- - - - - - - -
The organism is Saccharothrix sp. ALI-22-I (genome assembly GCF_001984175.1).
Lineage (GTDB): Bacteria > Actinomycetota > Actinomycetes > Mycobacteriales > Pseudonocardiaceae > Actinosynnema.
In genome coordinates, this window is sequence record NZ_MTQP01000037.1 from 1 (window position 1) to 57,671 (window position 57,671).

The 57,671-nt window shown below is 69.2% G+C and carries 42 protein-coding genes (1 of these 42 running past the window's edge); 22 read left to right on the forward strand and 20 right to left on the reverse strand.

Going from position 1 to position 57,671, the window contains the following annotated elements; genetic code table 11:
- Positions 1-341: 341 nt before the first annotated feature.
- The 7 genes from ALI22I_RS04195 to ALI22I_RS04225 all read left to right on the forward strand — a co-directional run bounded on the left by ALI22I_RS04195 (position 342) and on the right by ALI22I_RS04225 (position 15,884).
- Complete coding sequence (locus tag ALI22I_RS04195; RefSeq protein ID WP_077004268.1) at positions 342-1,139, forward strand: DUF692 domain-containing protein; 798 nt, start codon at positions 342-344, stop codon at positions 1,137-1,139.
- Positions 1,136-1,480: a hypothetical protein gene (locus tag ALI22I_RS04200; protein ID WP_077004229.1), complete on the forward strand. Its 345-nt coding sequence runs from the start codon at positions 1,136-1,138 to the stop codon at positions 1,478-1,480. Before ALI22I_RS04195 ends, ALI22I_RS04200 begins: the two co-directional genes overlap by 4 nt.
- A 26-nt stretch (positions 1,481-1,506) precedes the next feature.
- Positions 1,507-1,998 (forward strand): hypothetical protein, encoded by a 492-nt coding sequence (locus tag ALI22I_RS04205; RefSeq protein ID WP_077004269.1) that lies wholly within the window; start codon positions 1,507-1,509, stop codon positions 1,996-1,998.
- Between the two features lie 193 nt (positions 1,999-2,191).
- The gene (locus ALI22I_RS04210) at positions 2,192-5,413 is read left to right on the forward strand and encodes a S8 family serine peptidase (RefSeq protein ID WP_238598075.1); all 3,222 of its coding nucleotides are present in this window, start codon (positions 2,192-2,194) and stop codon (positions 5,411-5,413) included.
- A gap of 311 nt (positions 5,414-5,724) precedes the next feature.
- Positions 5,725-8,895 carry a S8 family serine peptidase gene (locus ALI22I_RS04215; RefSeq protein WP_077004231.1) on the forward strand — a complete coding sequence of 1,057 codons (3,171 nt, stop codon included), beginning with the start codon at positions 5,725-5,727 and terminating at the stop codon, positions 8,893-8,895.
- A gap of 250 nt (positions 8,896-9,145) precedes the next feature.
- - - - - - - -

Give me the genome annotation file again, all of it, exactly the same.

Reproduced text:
The organism is Saccharothrix sp. ALI-22-I (genome assembly GCF_001984175.1).
Lineage (GTDB): Bacteria > Actinomycetota > Actinomycetes > Mycobacteriales > Pseudonocardiaceae > Actinosynnema.
In genome coordinates, this window is sequence record NZ_MTQP01000037.1 from 1 (window position 1) to 57,671 (window position 57,671).

The 57,671-nt window shown below is 69.2% G+C and carries 42 protein-coding genes (1 of these 42 running past the window's edge); 22 read left to right on the forward strand and 20 right to left on the reverse strand.

Going from position 1 to position 57,671, the window contains the following annotated elements; genetic code table 11:
- Positions 1-341: 341 nt before the first annotated feature.
- The 7 genes from ALI22I_RS04195 to ALI22I_RS04225 all read left to right on the forward strand — a co-directional run bounded on the left by ALI22I_RS04195 (position 342) and on the right by ALI22I_RS04225 (position 15,884).
- Complete coding sequence (locus tag ALI22I_RS04195; RefSeq protein ID WP_077004268.1) at positions 342-1,139, forward strand: DUF692 domain-containing protein; 798 nt, start codon at positions 342-344, stop codon at positions 1,137-1,139.
- Positions 1,136-1,480: a hypothetical protein gene (locus tag ALI22I_RS04200; protein ID WP_077004229.1), complete on the forward strand. Its 345-nt coding sequence runs from the start codon at positions 1,136-1,138 to the stop codon at positions 1,478-1,480. Before ALI22I_RS04195 ends, ALI22I_RS04200 begins: the two co-directional genes overlap by 4 nt.
- A 26-nt stretch (positions 1,481-1,506) precedes the next feature.
- Positions 1,507-1,998 (forward strand): hypothetical protein, encoded by a 492-nt coding sequence (locus tag ALI22I_RS04205; RefSeq protein ID WP_077004269.1) that lies wholly within the window; start codon positions 1,507-1,509, stop codon positions 1,996-1,998.
- Between the two features lie 193 nt (positions 1,999-2,191).
- The gene (locus ALI22I_RS04210) at positions 2,192-5,413 is read left to right on the forward strand and encodes a S8 family serine peptidase (RefSeq protein ID WP_238598075.1); all 3,222 of its coding nucleotides are present in this window, start codon (positions 2,192-2,194) and stop codon (positions 5,411-5,413) included.
- A gap of 311 nt (positions 5,414-5,724) precedes the next feature.
- Positions 5,725-8,895 carry a S8 family serine peptidase gene (locus ALI22I_RS04215; RefSeq protein WP_077004231.1) on the forward strand — a complete coding sequence of 1,057 codons (3,171 nt, stop codon included), beginning with the start codon at positions 5,725-5,727 and terminating at the stop codon, positions 8,893-8,895.
- A gap of 250 nt (positions 8,896-9,145) precedes the next feature.